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03-04-2013, 01:36 AM
  #64
VMBM
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Quote:
Originally Posted by Hardyvan123 View Post
There is a lot of evidence that Krutov was the weak link of that unit as an individual and only had success due to the structure and nature of the Russian systems.
Where is this evidence? Let me guess; his failed NHL career? Try to come up with something else for a change, okay, and try to analyze in what way he was the weak link of that unit. In the early 1980s, Krutov was a bit inconsistent, but around the 1987 Canada Cup, he was so good that even the Canadian media was calling him "the best player in Europe" (or at least the color guy in the 1987 CC Ron Reusch was).

The weak link of that unit as an individual, are you kidding me?
In 1980, the US Olympic team picked the 19-year old Krutov as the player they feared the most, and you're saying he was just a team product??? I'm hoping you're not talking about talent here, because if you are, you really need some, er, education. Between 1981 and 1989, Krutov was better player than Larionov; it's not just about the stats, but it's also about accolades and eyewitness account. He may have had weaknesses in his personality, which then ruined the rest of his career, but he was one of the most talented Soviet players ever. Dat's roight.

What can I say about Larionov? I would put it like this (yes, I'm exaggerating slightly): he had a nice little career in Soviet Union and then he had a nice little career in the NHL; his longevity and adaptability being by far the most impressive thing about his career in my opinion. Did the unit's play suffer at all when Larionov wasn't centering them (the 1985-86 Super Series) or when he wasn't contributing much (1987 Canada Cup)? I can answer that for you: not a one bit. IMO USSR missing Fetisov in the 1984 CC, for example, was a much bigger loss for them.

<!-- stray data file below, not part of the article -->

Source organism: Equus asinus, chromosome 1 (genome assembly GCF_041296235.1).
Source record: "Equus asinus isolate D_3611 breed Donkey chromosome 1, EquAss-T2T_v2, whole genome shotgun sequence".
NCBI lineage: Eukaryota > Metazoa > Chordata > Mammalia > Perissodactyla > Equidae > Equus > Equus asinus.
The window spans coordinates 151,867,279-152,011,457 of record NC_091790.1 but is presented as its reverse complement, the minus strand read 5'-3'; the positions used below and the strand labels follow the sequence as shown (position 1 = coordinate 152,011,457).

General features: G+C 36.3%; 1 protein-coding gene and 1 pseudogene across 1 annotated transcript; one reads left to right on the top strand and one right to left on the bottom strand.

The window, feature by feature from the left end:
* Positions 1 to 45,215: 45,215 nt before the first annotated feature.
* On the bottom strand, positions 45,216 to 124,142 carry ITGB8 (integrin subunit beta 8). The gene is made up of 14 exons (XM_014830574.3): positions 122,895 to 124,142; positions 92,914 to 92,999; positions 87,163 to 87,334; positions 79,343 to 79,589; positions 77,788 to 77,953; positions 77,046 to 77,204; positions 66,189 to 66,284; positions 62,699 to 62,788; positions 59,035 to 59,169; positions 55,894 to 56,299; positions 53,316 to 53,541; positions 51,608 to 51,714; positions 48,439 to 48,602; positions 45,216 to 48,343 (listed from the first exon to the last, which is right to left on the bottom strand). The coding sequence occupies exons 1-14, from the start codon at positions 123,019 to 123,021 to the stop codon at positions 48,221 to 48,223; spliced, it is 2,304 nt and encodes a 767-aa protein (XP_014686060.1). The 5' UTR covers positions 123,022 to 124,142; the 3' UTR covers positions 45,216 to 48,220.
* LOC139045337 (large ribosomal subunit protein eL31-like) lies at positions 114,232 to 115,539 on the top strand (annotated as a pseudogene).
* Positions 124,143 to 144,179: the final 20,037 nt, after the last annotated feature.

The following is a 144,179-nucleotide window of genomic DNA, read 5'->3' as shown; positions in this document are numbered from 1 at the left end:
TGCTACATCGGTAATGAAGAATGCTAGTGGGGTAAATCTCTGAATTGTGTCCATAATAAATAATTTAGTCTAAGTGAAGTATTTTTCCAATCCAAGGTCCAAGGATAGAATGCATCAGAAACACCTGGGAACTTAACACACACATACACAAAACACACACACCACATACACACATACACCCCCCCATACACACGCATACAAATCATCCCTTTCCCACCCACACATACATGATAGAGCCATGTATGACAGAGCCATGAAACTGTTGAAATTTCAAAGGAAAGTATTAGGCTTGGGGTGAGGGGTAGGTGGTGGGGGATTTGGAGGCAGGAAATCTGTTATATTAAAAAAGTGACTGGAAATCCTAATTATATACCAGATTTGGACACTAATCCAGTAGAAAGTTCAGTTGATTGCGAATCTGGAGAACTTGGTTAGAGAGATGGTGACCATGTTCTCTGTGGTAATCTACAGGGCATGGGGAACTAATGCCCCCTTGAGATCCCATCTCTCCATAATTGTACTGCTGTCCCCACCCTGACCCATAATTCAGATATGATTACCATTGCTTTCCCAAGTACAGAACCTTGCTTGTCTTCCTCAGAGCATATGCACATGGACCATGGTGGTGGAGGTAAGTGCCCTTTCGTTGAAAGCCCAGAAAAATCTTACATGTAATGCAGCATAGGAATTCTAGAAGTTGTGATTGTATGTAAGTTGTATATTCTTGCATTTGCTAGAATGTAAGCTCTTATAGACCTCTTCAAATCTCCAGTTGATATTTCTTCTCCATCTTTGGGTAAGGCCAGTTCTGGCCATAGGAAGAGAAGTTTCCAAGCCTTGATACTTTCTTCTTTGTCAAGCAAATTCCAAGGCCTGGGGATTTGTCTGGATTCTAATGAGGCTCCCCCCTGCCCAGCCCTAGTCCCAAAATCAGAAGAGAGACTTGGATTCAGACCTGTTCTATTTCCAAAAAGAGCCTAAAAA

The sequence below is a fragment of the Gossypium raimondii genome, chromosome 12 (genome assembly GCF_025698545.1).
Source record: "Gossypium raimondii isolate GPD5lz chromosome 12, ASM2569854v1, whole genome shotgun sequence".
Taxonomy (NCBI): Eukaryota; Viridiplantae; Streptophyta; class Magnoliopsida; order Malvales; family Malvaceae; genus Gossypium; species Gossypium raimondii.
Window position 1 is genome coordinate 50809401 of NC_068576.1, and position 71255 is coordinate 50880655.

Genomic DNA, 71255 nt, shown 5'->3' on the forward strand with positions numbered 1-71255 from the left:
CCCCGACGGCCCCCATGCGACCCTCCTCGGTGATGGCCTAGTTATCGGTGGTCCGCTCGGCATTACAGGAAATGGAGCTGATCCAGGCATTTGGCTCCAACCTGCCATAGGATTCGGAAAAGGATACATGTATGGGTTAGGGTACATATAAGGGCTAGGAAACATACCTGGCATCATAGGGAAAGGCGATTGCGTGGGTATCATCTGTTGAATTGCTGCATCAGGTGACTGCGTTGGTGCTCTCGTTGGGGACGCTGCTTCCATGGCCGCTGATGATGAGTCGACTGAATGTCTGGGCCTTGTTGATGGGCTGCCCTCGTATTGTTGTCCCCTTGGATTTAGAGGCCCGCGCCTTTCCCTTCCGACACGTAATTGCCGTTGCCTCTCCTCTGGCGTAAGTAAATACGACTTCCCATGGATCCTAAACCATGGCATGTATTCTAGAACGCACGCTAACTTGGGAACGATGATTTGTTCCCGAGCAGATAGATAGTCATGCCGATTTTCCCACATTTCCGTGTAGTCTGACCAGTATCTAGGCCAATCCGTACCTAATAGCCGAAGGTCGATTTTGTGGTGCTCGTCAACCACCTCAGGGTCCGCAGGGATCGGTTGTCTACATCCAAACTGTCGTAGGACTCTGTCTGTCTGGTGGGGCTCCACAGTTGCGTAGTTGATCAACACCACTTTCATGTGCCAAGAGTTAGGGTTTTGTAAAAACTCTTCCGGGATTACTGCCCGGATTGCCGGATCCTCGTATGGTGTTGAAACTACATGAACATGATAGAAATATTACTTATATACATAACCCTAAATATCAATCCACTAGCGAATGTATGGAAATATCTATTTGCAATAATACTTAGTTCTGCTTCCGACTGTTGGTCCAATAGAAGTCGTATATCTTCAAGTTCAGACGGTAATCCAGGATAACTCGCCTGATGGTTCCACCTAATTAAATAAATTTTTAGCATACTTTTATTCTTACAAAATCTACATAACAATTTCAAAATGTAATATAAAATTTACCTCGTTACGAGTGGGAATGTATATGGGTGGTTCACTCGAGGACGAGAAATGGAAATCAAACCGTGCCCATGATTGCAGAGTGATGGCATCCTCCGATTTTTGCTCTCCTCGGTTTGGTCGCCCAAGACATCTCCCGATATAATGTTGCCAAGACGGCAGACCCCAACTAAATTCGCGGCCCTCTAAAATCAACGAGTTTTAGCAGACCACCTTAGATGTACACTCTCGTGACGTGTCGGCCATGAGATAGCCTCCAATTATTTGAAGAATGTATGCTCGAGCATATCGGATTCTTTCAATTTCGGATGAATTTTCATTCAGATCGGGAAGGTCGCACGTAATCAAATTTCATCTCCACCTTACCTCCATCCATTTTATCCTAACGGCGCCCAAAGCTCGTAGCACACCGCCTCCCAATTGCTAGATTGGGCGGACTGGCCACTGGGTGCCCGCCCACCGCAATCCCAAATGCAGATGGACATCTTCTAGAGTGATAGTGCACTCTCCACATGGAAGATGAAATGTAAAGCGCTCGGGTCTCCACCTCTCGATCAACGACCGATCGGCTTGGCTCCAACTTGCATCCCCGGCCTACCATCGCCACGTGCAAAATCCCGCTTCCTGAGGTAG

PS. Anatoly Tarasov (a some sort of authority, eh?) once called Krutov "the best forward we've ever had"*. Now, I don't agree with that, and Tarasov might have been a bit hyped (maybe this was after the 1987 CC or something), but after all, Tarasov was the guy who nurtured Anatoly Firsov and Valery Kharlamov.

* Viktor Tikhonov says this in his book. The book was written in 1988, when Tarasov was still very much alive; there's no way Tikhonov would've dared to put it in the book, if he hadn't said it


Last edited by VMBM: 03-04-2013 at 03:17 AM.
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